Cybersecurity – a responsibility of top management

Cyberthreats are an increasing phenomenon in today’s digitalized and connected operating environment. The same technologies that have enabled business transformation also enable or create cybercrime. Cyberattacks or breaches can, in the worst case, be devastating to a company. That is why cybersecurity should have high priority on the agendas of top management and boards.

“Cybersecurity has not really been strictly defined yet, but, in practice, it refers to the new types of security-related challenges that affect organizations and society at large as digital transformation – and our dependency on interrelated digital systems and services – progresses,” says Arttu Lehmuskallio, Director, National Cyber Security Center, Finnish Transport and Communications Agency.

Cybersecurity can also refer to the measures that an organization can use to protect its critical business systems, software, devices and data communications networks against any cyberthreats. Cyberthreats, in turn, are harmful events or processes that can affect an organization’s operations, finances, data, reputation and, in the worst case, the continuity of its business.

Through his work, Lehmuskallio has long experience with cyber-incidents and is used to seeing things from a risk point of view. “I sometimes wonder – half seriously – if we really know where we are going with digital transformation. Do we really understand all the risks and consequences of it?”  

Open communication would benefit everybody

Denial-of-service attacks, ransomware, data breaches, CEO frauds, social engineering…. The digital operating environment opens several opportunities for criminals within both IT and OT environments – and any business, large or small, with a reliance on technology is at risk of becoming a target of cybercrime.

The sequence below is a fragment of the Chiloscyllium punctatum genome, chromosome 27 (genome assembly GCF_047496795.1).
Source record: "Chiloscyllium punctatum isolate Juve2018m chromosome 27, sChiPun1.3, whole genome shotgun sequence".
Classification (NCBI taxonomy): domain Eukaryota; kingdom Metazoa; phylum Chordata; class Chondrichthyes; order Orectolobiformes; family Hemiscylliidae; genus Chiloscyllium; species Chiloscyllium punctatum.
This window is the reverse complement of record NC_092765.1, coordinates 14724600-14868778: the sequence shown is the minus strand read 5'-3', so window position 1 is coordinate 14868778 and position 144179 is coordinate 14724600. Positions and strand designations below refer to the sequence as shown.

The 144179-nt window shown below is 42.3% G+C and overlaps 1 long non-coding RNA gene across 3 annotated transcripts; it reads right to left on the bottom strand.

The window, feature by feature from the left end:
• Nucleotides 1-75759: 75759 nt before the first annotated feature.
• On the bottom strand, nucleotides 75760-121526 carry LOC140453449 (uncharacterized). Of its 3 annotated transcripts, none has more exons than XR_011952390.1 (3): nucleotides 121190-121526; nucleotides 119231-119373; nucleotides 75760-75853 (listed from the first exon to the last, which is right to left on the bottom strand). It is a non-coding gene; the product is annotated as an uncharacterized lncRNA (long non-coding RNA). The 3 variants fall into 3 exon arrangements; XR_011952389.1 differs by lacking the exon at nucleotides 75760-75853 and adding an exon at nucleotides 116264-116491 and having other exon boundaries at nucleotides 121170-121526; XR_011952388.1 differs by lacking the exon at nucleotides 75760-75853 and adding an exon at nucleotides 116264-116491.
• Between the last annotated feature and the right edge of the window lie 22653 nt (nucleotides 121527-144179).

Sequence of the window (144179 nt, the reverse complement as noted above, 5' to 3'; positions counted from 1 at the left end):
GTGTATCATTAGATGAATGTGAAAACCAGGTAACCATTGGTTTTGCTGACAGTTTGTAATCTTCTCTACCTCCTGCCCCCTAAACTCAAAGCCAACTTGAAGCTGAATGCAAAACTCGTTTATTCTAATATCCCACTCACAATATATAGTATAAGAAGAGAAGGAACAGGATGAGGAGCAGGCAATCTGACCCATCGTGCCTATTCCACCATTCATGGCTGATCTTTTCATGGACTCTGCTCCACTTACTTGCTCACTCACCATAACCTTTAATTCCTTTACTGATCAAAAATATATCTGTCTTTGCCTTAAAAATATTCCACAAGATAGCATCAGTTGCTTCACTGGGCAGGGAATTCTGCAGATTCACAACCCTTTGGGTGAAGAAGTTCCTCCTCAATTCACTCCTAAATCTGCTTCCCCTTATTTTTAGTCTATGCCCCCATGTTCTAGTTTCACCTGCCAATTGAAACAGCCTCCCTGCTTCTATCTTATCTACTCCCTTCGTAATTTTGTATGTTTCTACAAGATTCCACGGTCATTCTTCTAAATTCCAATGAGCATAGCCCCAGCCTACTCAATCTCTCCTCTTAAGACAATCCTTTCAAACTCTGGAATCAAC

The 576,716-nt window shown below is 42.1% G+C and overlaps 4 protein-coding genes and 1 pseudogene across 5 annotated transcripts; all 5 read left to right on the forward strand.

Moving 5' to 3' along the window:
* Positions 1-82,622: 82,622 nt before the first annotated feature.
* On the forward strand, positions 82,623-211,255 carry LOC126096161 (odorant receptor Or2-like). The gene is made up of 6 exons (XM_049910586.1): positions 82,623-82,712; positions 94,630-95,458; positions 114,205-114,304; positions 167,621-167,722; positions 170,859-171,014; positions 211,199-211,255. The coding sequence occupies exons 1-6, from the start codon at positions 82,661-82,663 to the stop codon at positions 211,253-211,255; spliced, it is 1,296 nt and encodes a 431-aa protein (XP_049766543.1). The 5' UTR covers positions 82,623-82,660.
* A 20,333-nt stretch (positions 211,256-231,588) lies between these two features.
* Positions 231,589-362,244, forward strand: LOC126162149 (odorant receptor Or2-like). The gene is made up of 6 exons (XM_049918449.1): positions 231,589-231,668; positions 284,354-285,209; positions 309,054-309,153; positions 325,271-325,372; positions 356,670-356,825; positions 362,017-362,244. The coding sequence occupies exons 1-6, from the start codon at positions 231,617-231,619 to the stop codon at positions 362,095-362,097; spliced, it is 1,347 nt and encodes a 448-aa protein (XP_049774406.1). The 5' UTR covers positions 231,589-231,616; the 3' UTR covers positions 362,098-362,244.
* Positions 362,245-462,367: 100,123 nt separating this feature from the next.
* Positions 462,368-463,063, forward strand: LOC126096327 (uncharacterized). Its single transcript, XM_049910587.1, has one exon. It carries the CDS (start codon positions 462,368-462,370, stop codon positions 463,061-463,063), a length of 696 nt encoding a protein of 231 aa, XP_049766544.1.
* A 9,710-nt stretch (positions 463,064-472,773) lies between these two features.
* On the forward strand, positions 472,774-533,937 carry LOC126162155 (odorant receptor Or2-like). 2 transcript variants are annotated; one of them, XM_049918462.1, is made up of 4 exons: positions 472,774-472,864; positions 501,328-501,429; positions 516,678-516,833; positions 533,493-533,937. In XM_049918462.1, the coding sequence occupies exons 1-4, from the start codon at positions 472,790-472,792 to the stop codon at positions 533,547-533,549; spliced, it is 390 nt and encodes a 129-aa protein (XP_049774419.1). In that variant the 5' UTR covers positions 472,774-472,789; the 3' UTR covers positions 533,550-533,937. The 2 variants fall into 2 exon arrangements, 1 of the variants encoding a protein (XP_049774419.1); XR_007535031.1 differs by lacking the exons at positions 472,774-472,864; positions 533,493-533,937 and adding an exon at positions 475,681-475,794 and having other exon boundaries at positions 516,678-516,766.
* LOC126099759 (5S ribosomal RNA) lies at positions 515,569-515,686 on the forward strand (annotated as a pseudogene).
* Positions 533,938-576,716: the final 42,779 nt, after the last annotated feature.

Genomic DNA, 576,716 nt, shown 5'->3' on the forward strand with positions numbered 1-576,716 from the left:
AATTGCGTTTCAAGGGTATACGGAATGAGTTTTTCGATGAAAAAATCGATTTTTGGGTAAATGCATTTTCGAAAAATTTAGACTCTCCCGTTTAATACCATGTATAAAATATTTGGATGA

It isn’t necessarily your own organization that is attacked directly.

“What makes the situation even more complicated is that it isn’t necessarily your own organization that is attacked directly – it may be an organization in your business network whose difficulties then have a major effect on your business,” Lehmuskallio explains.  

An understanding of these kinds of digital interconnections between organizations is a crucial part of cyberthreat prevention. It is important to make sure that all parties comply with cybersecurity standards and openly share information on threats, for example.

“In general, all the organizations within a sector or a cluster would benefit from sharing of best practices but also from open communication and dialogue concerning cyberattacks that they have experienced.”

Cybersecurity is a top management responsibility

Cybersecurity was previously seen as the concern of IT security professionals alone. This, however, is changing, due to the growing awareness among senior executives and others about cyberthreats and their potentially devastating effects on businesses. Cybersecurity is increasingly becoming a top management and board-level concern – and should very much be so.

“According to a recent study among Finnish companies, organizations where top management is engaged in and prioritizing cybersecurity are better prepared for cyberattacks and also best equipped to quickly recover from them. These organizations have accepted the fact that prevention of cyberthreats requires continuous analysis and investments,” says Lehmuskallio.